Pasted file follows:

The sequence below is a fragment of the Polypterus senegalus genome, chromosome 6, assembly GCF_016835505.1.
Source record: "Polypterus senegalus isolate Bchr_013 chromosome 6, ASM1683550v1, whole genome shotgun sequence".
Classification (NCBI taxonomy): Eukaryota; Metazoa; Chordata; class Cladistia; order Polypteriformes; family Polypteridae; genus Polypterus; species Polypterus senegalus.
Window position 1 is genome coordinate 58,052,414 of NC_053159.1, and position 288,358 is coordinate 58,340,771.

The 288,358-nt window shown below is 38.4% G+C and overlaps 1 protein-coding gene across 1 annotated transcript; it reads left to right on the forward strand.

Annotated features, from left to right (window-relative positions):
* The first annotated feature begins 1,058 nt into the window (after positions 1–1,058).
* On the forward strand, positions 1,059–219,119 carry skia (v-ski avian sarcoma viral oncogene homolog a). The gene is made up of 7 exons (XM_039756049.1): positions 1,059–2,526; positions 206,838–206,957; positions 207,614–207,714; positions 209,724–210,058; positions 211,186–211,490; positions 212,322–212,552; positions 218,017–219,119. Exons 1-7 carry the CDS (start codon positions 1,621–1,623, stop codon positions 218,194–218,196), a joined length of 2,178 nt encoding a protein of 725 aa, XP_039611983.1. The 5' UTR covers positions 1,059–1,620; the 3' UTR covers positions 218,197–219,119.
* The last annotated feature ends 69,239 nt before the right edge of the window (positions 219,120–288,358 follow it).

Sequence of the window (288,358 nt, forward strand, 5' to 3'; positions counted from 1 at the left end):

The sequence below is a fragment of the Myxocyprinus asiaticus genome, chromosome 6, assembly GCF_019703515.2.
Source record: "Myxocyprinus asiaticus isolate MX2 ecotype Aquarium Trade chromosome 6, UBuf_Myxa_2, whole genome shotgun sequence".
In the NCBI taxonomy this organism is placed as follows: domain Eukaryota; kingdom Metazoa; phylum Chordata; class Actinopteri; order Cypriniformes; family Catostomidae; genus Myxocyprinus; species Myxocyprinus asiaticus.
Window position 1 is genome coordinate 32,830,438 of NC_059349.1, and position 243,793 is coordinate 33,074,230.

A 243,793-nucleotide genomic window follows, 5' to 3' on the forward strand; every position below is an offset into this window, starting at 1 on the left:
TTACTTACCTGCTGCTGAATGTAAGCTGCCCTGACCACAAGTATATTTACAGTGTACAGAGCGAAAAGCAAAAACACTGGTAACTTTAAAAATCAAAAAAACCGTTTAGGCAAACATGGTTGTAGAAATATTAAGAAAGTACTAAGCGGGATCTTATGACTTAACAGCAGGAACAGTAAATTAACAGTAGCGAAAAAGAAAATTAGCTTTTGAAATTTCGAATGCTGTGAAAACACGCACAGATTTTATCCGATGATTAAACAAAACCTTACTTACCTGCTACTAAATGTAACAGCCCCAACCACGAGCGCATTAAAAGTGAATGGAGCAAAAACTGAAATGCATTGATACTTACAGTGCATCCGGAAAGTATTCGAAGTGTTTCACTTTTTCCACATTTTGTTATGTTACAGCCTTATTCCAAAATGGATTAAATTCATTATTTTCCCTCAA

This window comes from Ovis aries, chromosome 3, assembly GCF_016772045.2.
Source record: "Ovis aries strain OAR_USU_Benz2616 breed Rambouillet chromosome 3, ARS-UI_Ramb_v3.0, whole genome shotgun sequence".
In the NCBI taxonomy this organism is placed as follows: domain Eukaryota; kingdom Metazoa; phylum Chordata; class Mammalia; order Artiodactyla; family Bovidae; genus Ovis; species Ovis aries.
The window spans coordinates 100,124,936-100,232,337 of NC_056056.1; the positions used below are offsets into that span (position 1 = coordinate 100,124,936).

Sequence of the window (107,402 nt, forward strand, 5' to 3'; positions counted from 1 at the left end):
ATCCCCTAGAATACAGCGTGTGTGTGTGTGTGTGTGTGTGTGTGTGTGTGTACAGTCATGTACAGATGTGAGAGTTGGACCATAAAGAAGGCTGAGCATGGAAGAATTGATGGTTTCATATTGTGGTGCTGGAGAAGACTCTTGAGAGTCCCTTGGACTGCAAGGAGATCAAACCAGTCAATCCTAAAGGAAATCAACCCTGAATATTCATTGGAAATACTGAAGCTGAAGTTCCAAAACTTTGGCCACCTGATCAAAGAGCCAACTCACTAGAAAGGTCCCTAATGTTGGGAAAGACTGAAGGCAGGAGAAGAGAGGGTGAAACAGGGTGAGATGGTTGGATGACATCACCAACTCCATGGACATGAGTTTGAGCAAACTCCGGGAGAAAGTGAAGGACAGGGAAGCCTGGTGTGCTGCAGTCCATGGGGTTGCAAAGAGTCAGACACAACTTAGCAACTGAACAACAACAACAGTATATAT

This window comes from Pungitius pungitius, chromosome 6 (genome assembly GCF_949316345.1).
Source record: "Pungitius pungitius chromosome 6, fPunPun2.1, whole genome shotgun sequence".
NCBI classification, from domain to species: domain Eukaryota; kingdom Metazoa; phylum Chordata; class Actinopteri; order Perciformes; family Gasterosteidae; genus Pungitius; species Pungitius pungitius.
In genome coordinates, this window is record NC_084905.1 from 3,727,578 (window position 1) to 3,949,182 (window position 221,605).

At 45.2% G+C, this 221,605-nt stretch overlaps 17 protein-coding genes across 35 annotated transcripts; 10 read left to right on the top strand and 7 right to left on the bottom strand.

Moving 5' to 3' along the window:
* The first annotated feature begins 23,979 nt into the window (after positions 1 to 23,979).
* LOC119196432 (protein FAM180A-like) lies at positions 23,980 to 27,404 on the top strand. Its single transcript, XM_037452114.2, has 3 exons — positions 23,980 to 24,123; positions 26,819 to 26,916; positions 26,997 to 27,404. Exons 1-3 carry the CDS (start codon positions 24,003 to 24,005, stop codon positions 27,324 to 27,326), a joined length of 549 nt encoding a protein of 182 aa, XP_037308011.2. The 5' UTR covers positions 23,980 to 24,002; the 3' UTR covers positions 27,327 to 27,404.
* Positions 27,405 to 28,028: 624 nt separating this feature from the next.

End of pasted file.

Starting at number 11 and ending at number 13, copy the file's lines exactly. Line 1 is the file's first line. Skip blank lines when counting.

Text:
The sequence below is a fragment of the Myxocyprinus asiaticus genome, chromosome 6, assembly GCF_019703515.2.
Source record: "Myxocyprinus asiaticus isolate MX2 ecotype Aquarium Trade chromosome 6, UBuf_Myxa_2, whole genome shotgun sequence".
In the NCBI taxonomy this organism is placed as follows: domain Eukaryota; kingdom Metazoa; phylum Chordata; class Actinopteri; order Cypriniformes; family Catostomidae; genus Myxocyprinus; species Myxocyprinus asiaticus.